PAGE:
Craigslist? College students?

I needed a bigger dining room to accommodate a larger table for more people, so I switched my living room with dining room space. The new dining room is not as close to the kitchen and also has the fireplace. I was wondering if you had any other decorating tips for the dining room. I get many comments like  isnt this the living room? When they are in the new dining room. Thanks for your ideas!

Sounds like the comments are being made by people who are simply used to your living room being where the dining room is now and not about how the room is decorated. If you have a dining table, chairs, buffet or console table, are rug beneath the table and maybe chandelier, pendant or lantern hung above, I think you're all set.

Hi Brooke & Steve! I've been a happy follower of your blog since 2009, and it's so nice to hear from you today. My friend wants to hang painter's cloth from a 9' X 20' basement ceiling, to cover the exposed joists/rafters. Home Depot sells a cloth this size, but it's quite heavy. Will it get lighter after washing? And secondly, will it look better pulled flat across, or slightly cascading/scalloped from rafter to rafter? Thanks guys! Donna A.

Hi Donna!

The drop cloth won't get any lighter when its washed. Pull the fabric tight to give it a cleaner look.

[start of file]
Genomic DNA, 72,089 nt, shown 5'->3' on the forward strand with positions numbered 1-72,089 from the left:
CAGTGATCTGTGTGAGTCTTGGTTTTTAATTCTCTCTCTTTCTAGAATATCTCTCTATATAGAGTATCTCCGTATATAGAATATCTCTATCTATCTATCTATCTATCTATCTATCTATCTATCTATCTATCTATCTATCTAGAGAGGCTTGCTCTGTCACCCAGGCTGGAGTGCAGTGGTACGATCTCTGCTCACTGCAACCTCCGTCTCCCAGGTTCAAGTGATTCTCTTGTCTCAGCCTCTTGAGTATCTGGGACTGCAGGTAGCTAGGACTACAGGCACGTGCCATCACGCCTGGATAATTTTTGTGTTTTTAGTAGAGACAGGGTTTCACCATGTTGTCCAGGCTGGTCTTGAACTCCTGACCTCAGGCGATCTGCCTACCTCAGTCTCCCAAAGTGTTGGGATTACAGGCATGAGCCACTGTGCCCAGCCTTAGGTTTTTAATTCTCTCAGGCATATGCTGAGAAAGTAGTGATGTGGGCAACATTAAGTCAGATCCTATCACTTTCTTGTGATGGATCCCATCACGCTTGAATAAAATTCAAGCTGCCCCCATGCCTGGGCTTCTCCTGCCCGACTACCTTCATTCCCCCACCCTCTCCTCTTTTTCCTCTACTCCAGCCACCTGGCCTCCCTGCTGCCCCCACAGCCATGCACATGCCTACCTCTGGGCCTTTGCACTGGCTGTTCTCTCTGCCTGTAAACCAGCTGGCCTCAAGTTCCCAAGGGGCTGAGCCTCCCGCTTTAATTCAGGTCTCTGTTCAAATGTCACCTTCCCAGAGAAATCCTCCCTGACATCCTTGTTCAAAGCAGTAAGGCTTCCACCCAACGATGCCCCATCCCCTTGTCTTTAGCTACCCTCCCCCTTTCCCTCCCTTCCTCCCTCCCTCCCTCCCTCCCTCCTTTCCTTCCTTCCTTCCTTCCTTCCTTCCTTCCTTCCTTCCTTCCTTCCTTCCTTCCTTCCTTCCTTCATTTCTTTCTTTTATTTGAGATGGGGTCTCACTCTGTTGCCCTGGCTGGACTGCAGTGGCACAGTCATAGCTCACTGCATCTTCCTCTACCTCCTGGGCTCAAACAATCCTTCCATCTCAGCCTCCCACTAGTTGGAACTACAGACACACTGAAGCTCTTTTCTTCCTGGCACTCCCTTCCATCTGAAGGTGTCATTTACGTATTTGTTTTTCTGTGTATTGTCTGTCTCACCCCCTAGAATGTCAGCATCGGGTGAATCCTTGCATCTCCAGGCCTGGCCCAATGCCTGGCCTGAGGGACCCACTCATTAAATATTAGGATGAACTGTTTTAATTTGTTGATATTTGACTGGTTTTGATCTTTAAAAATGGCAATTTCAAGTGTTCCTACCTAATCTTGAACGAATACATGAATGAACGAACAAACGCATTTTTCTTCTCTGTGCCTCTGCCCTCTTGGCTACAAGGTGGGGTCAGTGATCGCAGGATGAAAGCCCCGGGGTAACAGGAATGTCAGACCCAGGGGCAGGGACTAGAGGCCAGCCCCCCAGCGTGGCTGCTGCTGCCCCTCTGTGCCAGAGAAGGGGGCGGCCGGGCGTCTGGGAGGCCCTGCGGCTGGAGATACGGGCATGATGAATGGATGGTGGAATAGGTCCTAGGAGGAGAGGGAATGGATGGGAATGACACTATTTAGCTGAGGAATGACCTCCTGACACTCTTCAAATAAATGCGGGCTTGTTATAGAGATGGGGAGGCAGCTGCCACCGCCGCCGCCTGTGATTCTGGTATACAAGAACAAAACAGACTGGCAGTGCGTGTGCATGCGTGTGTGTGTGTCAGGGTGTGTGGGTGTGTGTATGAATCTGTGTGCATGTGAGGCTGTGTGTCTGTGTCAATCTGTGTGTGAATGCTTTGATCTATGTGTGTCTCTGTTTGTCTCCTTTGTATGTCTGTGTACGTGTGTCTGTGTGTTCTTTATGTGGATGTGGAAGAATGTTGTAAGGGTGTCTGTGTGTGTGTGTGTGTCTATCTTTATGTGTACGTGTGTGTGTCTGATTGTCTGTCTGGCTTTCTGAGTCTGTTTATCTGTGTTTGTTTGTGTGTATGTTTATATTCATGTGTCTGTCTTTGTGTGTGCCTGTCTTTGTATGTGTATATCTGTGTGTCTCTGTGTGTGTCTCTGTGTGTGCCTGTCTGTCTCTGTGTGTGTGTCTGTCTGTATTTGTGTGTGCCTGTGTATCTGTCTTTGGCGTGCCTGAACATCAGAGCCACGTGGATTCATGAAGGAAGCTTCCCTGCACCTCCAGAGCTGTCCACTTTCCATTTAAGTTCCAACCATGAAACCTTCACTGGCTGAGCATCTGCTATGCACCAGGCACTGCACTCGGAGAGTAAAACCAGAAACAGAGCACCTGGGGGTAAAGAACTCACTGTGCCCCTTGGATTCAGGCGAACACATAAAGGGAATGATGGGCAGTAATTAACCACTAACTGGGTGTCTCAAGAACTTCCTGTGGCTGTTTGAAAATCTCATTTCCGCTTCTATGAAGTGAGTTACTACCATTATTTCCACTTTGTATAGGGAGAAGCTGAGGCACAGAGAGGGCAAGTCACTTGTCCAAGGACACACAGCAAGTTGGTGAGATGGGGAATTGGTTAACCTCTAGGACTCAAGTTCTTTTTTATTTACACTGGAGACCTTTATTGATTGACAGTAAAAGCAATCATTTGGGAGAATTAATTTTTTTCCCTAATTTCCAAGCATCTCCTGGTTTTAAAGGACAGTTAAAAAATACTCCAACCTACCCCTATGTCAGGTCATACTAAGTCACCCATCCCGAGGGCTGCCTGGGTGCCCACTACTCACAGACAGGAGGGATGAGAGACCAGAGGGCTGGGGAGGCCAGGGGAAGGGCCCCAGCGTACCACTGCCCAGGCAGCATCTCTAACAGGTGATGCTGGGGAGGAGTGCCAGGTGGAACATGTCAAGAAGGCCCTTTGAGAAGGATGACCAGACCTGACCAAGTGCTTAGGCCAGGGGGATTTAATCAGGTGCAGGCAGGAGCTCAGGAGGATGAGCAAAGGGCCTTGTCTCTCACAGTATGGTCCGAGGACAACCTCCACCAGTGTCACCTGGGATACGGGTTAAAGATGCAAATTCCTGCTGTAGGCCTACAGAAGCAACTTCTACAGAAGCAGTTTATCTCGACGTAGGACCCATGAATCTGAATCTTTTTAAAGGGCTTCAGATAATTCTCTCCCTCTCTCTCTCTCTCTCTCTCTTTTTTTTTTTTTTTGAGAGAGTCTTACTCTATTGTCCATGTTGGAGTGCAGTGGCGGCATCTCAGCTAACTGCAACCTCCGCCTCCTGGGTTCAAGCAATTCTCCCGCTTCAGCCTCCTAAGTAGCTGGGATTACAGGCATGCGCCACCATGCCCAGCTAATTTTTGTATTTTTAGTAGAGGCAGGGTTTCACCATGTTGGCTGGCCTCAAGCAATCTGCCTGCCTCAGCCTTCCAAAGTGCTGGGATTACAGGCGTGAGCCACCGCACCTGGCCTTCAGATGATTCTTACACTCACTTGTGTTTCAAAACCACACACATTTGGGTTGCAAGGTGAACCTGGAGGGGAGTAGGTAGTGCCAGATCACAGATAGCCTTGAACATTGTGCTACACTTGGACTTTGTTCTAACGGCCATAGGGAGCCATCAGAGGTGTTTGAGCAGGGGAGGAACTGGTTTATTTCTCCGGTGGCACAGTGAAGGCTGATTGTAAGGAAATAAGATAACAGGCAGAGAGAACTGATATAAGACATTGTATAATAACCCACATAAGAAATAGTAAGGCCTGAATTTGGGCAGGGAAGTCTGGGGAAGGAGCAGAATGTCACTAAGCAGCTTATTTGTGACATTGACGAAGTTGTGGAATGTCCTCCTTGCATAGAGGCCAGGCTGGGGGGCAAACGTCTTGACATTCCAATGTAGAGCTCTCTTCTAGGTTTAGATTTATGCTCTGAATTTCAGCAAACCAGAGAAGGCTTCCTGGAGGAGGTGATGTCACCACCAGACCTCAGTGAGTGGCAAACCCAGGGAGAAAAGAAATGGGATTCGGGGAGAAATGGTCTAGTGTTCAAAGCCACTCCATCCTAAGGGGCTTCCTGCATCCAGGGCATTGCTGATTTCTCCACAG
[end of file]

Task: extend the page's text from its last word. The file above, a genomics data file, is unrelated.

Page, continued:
Hi there. I love the "patina" look. I am always drawn to antiques in people's homes whenever I visit. However, I feel like this "look" is not so easy to achieve (thus why it is so appealing). It requires travel, money, and lots of time in a home, to have the style look effortless, authentic and not forced. So what would your advice be for us less permanent residents? My wife and I typically stay in homes 3-5 years before moving onto the next, and while we have always been lovers of decorating, this is one style we have shyed away from. Any tricks or tips? Thank you!


We have found some of our favorite pieces close to home at local flea markets and antique shops. We buy pieces with classic proportions with lighter finishes (painted gray Swedish pieces  or light pine or white oak French pieces). By limiting the palette and buying well proportioned pieces, we are able to move them to different rooms or even different houses. If we find a piece we like that doesn't have the right finish, we will strip it or even paint it. 

Hi - thanks for taking the time to chat. Our family recently moved and I have turned the smallest bedroom into my study. I'm particularly fond of Danish modern, so most of the furniture is vintage from this period (mostly teak). I'm having trouble choosing a color for the walls - the rest of our home is pretty neutral (grays, creams, taupe). I think you guys have great color sense - any suggestions?